Please ID tree with white double flower in spring

jujujojo_gw(6b 7a)March 28, 2013

Pictures taken in South Korea zone 8-9?

Disclaimer, there is no intention from me to plant, sell or bring it into the United States.

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jujujojo_gw(6b 7a)

Spring flowering tree No. 2. Please ID. Thank you for your help.

This is NOT the same as the first one.

    Bookmark   March 28, 2013 at 7:42PM
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Embothrium(USDA 8 Sunset 5 WA)

First one it a rose (Rosa), second one is a crabapple (Malus).

    Bookmark   March 28, 2013 at 10:03PM
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jujujojo_gw(6b 7a)

I have a hard time believing the first a rose. Do you have the tree? It is a tree - big trunk and a lot of leaves.

    Bookmark   March 29, 2013 at 10:31AM
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Sara Malone Zone 9b

Jujujojo have you ever seen a mature Rosa banksiae? They are enormous and the 'trunks' can be enormous, too. Your photo looks like a Rosa banksiae var. banksiae which is native to China. (Just to complicate things, both roses and crabapples are members of the same family, Rosaceae.)

Sara

    Bookmark   March 29, 2013 at 10:51AM
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jujujojo_gw(6b 7a)

formandfoliage 9b (Sunset zone 15)

Thank you very much for your ID. I thought R banksiae has narrow leaves, and R. banksia has flowers smaller in diameter than the width of leaf. Maybe it is a cultivar? I agree that the "trunk" could be a result of training.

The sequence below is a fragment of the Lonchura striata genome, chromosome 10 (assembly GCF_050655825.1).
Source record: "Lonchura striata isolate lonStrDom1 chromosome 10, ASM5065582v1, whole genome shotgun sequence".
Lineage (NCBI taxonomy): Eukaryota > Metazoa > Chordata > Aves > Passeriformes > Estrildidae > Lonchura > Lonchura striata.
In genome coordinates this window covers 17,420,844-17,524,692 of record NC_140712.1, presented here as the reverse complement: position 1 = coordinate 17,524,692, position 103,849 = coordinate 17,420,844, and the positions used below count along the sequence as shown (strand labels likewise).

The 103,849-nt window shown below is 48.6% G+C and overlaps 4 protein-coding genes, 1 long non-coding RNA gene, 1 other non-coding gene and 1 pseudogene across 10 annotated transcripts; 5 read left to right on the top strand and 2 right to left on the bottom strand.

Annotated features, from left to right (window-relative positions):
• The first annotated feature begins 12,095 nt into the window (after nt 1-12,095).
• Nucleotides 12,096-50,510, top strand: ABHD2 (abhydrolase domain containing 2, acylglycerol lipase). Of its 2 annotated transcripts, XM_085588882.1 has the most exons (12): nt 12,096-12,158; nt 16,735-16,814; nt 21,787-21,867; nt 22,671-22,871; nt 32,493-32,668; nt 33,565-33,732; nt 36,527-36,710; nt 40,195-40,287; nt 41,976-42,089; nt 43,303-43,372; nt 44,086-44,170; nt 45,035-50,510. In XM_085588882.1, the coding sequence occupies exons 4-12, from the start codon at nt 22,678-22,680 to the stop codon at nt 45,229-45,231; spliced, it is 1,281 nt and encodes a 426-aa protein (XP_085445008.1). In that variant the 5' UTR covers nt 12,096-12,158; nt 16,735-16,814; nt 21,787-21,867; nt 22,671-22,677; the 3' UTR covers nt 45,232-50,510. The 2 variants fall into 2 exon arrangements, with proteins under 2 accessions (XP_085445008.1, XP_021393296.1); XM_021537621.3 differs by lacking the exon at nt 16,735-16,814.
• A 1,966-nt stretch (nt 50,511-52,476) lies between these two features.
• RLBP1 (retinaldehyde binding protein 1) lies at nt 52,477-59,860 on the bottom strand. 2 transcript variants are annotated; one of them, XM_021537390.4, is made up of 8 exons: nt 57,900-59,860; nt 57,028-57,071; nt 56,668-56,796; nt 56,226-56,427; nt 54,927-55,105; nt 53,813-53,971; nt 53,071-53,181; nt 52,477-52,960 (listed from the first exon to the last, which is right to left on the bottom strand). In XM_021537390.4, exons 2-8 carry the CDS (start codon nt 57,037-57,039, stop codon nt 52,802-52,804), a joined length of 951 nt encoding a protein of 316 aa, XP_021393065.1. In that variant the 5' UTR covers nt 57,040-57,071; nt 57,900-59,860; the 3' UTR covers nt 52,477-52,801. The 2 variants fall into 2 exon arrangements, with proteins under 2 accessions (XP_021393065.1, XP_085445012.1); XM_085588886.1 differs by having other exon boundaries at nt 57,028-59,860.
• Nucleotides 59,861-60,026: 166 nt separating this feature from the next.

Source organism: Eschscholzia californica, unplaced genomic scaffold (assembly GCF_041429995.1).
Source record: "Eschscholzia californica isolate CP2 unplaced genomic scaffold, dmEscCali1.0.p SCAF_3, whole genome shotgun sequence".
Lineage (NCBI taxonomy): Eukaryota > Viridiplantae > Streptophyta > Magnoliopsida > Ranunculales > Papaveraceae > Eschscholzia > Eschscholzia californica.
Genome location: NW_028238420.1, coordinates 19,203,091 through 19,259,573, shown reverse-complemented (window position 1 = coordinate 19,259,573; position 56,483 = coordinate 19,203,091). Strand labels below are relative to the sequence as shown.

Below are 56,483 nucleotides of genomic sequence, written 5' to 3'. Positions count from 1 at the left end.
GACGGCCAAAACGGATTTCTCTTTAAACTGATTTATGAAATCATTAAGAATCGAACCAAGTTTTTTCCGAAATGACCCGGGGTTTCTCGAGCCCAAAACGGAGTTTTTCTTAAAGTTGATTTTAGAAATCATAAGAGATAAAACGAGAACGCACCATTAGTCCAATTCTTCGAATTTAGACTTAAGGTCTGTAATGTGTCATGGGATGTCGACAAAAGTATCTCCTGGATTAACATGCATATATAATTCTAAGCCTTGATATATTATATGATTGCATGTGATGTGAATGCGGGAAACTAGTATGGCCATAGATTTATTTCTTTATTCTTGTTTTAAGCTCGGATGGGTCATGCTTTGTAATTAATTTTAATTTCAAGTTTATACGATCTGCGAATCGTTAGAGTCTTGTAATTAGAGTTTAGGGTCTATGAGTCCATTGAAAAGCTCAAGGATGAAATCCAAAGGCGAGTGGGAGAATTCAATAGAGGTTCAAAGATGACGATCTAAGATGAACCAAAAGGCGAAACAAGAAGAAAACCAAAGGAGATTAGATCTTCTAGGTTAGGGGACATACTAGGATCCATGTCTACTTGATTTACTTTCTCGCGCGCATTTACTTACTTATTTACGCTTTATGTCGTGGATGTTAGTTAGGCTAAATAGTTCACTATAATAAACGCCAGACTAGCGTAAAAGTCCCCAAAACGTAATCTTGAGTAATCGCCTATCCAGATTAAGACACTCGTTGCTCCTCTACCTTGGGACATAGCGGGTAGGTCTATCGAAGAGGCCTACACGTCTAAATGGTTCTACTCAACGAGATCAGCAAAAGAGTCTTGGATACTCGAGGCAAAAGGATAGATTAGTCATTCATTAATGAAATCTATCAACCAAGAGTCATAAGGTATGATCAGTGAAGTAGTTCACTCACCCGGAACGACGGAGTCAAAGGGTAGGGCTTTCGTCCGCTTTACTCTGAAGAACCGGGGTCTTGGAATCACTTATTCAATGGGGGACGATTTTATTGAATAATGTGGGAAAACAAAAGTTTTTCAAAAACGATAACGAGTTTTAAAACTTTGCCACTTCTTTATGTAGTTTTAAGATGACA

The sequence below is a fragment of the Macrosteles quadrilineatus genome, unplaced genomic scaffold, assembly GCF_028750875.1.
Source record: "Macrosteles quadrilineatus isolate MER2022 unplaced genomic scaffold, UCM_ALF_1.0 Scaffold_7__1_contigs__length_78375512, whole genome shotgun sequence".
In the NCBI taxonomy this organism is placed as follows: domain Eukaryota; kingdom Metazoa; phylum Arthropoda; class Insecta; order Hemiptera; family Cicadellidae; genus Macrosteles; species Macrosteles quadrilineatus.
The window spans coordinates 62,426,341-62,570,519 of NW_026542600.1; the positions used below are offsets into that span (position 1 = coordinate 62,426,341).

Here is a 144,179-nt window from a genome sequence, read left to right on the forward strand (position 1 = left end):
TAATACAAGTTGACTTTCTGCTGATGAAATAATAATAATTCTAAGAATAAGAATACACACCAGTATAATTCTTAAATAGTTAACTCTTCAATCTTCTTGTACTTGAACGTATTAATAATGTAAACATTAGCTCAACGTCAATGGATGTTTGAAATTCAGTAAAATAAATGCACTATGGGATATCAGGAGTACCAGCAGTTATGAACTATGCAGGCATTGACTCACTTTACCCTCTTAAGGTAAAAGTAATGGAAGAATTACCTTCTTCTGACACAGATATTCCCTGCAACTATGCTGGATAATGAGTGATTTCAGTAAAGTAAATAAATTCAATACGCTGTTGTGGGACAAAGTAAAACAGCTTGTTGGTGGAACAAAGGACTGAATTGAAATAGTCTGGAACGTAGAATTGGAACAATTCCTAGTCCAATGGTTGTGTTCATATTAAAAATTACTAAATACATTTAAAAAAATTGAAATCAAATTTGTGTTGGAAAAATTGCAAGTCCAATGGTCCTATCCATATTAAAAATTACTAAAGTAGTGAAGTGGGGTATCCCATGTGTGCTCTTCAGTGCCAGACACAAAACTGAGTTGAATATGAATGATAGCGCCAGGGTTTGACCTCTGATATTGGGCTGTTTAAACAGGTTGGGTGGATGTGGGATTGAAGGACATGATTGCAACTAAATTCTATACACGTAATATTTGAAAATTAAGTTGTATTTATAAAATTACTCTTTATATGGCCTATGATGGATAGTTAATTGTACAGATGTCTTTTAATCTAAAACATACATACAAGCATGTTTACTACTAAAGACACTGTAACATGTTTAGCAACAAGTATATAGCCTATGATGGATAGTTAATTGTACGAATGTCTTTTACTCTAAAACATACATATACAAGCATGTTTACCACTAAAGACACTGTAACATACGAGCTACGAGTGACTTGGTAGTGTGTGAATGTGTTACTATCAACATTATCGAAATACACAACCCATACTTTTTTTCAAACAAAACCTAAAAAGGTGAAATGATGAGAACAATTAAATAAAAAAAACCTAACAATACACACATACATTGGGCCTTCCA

Bookmark   March 30, 2013 at 12:40PM
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jujujojo_gw(6b 7a)

formandfoliage 9b (Sunset zone 15)
Thank you very much for your ID. I thought R banksiae has narrow leaves, and R. banksia has flowers smaller in diameter than the width of leaf. Maybe it is a cultivar? I agree that the "trunk" could be a result of training.

    Bookmark   March 30, 2013 at 12:42PM
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Sara Malone Zone 9b

Mine wasn't a definitive id, but it is almost certainly a rose and it could be R b. In any case, that's where to start looking. Good luck!

    Bookmark   March 30, 2013 at 1:04PM
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Embothrium(USDA 8 Sunset 5 WA)

Rosa x fortuniana is similar.

    Bookmark   March 30, 2013 at 7:45PM
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jujujojo_gw(6b 7a)

bboy, when you look at Rosa x fortuniana, compare the size of the flower and the size of the leaf.

    Bookmark   March 31, 2013 at 9:16PM
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ken_adrian Adrian MI cold Z5

i bet you will get a lot closer to ID .. if you had a focused picture of the flowers.. rather than blurred white blobs ...

i am simply amazed you guys can even get in the ballpark based on these pix ..

as to the second.. just about any white.. blushed pink flower... takes my mind to apple/crab .... but i find it weird.. to think the third pic.. is the same plant as the first two ... it almost looks like a large flowering almond.. which i am sure its NOT ....

just some observations.. i wish you luck

ken

    Bookmark   April 1, 2013 at 8:03AM
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Sara Malone Zone 9b